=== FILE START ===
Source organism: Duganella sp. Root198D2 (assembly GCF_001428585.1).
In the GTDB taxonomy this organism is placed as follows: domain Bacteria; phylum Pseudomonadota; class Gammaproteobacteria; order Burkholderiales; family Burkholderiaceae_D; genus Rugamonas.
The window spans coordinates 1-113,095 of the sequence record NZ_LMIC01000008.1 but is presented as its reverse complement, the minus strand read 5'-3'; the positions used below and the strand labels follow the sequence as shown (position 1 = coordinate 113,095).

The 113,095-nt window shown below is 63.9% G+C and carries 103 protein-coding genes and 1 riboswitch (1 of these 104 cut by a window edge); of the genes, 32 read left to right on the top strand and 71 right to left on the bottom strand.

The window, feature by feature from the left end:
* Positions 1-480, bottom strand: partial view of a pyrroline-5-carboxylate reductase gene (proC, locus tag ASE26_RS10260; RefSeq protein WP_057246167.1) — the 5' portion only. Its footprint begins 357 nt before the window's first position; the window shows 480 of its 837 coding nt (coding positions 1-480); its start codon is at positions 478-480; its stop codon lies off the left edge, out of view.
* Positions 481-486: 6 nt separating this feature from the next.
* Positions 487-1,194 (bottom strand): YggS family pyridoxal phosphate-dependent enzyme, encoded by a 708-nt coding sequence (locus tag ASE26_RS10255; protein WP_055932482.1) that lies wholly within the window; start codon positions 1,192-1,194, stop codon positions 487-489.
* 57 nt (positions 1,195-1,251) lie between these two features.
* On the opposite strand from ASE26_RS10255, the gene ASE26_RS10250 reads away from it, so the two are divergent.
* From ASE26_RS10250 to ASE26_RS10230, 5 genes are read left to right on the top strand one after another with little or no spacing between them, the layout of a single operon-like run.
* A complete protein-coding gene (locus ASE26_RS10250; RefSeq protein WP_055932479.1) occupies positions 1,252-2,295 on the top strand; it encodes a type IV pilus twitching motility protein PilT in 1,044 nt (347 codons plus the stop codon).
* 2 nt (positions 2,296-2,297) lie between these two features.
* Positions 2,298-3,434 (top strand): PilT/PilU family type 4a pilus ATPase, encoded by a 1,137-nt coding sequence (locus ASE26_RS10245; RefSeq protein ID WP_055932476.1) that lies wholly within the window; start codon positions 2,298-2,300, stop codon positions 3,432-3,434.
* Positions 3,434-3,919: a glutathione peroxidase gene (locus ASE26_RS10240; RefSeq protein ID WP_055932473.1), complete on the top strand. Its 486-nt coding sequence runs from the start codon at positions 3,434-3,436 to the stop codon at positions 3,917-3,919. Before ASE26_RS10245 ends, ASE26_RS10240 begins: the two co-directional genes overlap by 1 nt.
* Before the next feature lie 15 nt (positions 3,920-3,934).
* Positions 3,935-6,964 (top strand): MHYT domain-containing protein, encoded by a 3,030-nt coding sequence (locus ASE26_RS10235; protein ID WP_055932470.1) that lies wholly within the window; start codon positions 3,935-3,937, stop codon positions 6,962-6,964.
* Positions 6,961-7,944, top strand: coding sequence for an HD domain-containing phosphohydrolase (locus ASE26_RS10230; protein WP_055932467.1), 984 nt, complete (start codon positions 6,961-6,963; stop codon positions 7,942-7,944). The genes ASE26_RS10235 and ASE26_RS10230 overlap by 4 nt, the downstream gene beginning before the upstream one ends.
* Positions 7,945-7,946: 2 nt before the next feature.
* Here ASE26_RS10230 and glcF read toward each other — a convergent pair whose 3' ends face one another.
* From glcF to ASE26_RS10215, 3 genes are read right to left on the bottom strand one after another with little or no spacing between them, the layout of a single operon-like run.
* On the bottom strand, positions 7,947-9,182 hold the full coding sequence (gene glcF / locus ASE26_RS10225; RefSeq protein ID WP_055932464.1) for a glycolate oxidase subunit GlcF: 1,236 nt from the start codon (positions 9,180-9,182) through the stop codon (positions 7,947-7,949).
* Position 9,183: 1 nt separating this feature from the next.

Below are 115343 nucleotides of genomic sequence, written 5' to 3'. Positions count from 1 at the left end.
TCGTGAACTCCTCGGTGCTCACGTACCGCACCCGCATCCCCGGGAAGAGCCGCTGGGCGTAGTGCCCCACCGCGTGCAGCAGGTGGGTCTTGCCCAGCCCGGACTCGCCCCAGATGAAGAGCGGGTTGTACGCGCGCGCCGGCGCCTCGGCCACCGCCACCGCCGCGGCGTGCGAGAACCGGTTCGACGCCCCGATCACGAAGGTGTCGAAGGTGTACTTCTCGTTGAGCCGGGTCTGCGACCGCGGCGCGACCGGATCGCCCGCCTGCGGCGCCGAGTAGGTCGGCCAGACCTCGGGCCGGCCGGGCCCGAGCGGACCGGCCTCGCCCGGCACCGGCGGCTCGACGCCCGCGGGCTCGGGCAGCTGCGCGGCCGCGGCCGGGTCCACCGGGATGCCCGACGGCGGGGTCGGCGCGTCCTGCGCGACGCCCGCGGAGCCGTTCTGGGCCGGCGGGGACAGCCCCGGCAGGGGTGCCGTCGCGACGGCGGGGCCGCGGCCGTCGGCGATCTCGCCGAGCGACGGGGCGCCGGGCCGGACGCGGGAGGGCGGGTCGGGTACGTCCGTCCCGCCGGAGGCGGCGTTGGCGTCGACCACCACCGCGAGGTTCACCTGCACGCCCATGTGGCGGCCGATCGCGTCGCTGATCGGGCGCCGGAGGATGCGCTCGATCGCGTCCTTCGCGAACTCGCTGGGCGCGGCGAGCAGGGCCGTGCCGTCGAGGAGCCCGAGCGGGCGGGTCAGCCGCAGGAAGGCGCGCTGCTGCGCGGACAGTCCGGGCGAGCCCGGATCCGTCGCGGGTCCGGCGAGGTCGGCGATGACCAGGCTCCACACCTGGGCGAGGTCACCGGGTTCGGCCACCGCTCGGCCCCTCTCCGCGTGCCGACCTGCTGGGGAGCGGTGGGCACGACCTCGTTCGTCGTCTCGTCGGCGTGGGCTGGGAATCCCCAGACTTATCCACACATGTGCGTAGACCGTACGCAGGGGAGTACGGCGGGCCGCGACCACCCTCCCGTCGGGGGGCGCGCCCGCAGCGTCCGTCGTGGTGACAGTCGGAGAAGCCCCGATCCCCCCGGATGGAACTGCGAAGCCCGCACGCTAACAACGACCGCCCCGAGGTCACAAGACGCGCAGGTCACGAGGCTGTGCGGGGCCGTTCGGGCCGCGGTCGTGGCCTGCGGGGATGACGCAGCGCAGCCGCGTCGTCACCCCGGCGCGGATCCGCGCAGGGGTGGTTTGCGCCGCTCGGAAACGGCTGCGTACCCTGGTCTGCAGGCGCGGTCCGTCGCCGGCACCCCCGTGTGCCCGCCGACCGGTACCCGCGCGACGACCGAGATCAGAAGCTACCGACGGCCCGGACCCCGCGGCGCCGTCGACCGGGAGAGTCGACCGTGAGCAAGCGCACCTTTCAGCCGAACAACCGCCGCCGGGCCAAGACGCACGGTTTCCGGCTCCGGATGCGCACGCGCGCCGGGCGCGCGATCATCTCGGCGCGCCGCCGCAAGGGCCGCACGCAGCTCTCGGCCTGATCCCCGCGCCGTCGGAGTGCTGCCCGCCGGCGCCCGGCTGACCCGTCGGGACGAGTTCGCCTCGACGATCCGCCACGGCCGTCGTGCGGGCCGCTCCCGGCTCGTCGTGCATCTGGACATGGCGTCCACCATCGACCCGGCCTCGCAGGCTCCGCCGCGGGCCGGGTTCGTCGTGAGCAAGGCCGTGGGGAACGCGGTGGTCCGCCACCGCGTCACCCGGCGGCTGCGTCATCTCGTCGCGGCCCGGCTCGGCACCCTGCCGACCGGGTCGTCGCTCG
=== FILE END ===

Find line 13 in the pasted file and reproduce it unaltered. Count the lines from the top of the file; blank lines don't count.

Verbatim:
* 2 nt (positions 2,296-2,297) lie between these two features.